This case involved an employee, S.F., who filed a discrimination claim after being terminated by the Hamilton-Wentworth District School Board due to mental health-related absenteeism.

S.F., who suffered from an anxiety disorder as well as depression, asserted that her dismissal was discriminatory and that the school board had failed to accommodate her mental health conditions. The Ontario Court of Appeal upheld the decision of the Human Rights Tribunal of Ontario, which found in favor of S.F. The Court emphasized the necessity of accommodating employees with mental health disorders and reinforced the obligation of employers to provide a compelling and evidence-based justification for terminations that are claimed to result from undue hardship.

The decision highlighted that the standard for proving undue hardship is stringent and requires employers to demonstrate that accommodating the employee’s mental health needs would cause significant difficulty or expense, beyond mere inconvenience. The Court of Appeal reaffirmed the principles of accommodation, stressing that employers must take proactive measures to manage occupational stress and mental health issues.

This includes creating a supportive work environment, making necessary adjustments to the employee’s job duties or work conditions, and engaging in a meaningful and interactive process to find reasonable accommodations. The ruling shows us that generally speaking, employers are not allowed to dismiss employees based solely on mental health-related absenteeism without first exploring all possible, reasonable accommodations. The Court also noted that employers must document their efforts to accommodate and must be able to show that they have exhausted all reasonable options before concluding that accommodation is not feasible.

This case shows how important it is to implement the duty to accommodate in the workplace. It reinforces the legal and ethical obligations of employers to address mental health issues with sensitivity and diligence, and it ensures that employees are protected from discrimination based on mental health conditions.

Haaretz.com v. M.G., 2018 SCC 28, [2018] 2 S.C.R. 3

M.G, a Canadian businessman who owns a well-known football club in Israel, sued the Israeli newspaper Haaretz for defamation in Ontario. Haaretz published an article critical of M.G. management of the football club, which M.G. claimed damaged his reputation in Canada. The Supreme Court of Canada (SCC) ruled on whether Ontario courts had jurisdiction over the case and if Israel was a more appropriate forum (forum non conveniens). The court highlighted two key principles: The first is “Jurisdiction Simpliciter”. The court found that the publication of the article in Ontario (even if only online) was sufficient to establish a presumptive connection to Ontario. The second principle is “Forum Non Conveniens.” The Court examined whether Israel was a clearly more appropriate forum for the trial.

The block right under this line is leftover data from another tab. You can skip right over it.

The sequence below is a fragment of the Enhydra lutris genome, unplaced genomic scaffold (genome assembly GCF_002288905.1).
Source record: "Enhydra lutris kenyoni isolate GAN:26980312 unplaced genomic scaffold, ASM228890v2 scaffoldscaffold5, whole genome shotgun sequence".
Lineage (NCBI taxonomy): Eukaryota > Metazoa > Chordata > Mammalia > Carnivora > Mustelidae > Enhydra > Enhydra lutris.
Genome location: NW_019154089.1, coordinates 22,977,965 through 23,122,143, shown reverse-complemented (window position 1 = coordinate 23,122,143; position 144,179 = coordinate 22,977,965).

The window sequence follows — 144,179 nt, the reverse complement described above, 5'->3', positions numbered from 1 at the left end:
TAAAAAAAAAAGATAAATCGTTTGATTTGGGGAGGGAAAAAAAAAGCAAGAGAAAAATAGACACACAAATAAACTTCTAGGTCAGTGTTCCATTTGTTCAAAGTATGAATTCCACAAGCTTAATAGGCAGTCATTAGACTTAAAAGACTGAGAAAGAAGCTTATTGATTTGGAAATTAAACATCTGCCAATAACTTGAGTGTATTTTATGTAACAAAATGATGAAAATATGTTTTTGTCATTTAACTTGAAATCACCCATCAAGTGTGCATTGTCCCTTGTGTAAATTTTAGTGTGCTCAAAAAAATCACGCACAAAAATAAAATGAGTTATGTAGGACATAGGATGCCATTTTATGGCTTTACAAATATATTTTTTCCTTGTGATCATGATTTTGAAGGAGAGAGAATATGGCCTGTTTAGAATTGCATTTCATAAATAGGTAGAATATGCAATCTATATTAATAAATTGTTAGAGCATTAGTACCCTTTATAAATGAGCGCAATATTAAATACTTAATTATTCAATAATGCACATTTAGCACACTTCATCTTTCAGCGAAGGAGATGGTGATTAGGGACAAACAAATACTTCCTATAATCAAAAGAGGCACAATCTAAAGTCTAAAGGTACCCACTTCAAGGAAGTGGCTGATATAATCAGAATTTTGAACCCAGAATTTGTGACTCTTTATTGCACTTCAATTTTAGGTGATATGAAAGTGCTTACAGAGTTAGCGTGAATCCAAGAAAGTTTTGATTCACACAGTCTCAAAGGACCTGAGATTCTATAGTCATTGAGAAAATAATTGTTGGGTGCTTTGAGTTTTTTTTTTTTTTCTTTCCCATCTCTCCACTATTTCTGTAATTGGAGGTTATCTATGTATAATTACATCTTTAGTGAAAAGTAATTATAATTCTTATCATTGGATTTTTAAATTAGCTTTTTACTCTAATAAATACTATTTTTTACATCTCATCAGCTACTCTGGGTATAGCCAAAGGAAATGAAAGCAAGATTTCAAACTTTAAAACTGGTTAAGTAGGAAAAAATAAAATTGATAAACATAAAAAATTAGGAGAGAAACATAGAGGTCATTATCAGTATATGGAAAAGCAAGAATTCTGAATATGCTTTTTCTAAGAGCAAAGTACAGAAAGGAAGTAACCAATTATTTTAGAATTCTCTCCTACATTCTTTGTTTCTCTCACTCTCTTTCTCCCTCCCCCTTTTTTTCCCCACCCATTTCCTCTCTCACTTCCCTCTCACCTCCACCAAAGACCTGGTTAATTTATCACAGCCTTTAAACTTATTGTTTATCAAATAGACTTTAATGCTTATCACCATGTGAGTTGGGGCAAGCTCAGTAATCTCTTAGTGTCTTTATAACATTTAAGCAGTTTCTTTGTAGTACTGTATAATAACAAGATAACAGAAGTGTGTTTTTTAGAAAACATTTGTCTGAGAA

Ultimately, the SCC concluded that Israel was indeed the more appropriate forum to litigate this matter, given factors such as the location of witnesses, the relevance of Israeli law, and the significant connection of the defamation case to Israel. The Court emphasized that even though Ontario had some level of jurisdiction, the principles of fairness and efficiency ultimately favoured holding the trial in Israel, where the majority of the harm and relevant evidence was situated. 

The case is significant for its analysis of jurisdiction in defamation cases involving online publications and for setting a precedent on how Canadian courts deal with multi-jurisdictional defamation claims. It demonstrates the importance of finding the right balance between jurisdictional principles with practical considerations of where a case can be most fairly and efficiently tried.

About the Author

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Jordan Donich

Jordan Donich has been a Lawyer for over 10 years and is a trusted legal analyst by Canadian Media. He is as a leader in Canada’s tech sector for lawyers and developer of Law Newbie. Jordan is a Black Belt with the Japan Karate Association and trained in Krav Maga. He won a Gold Medal at 2004 Canadian National Championships and was published in the National Newspaper Awards.

Jordan has been featured in Forbes and is a member of DMZ Angels in Toronto.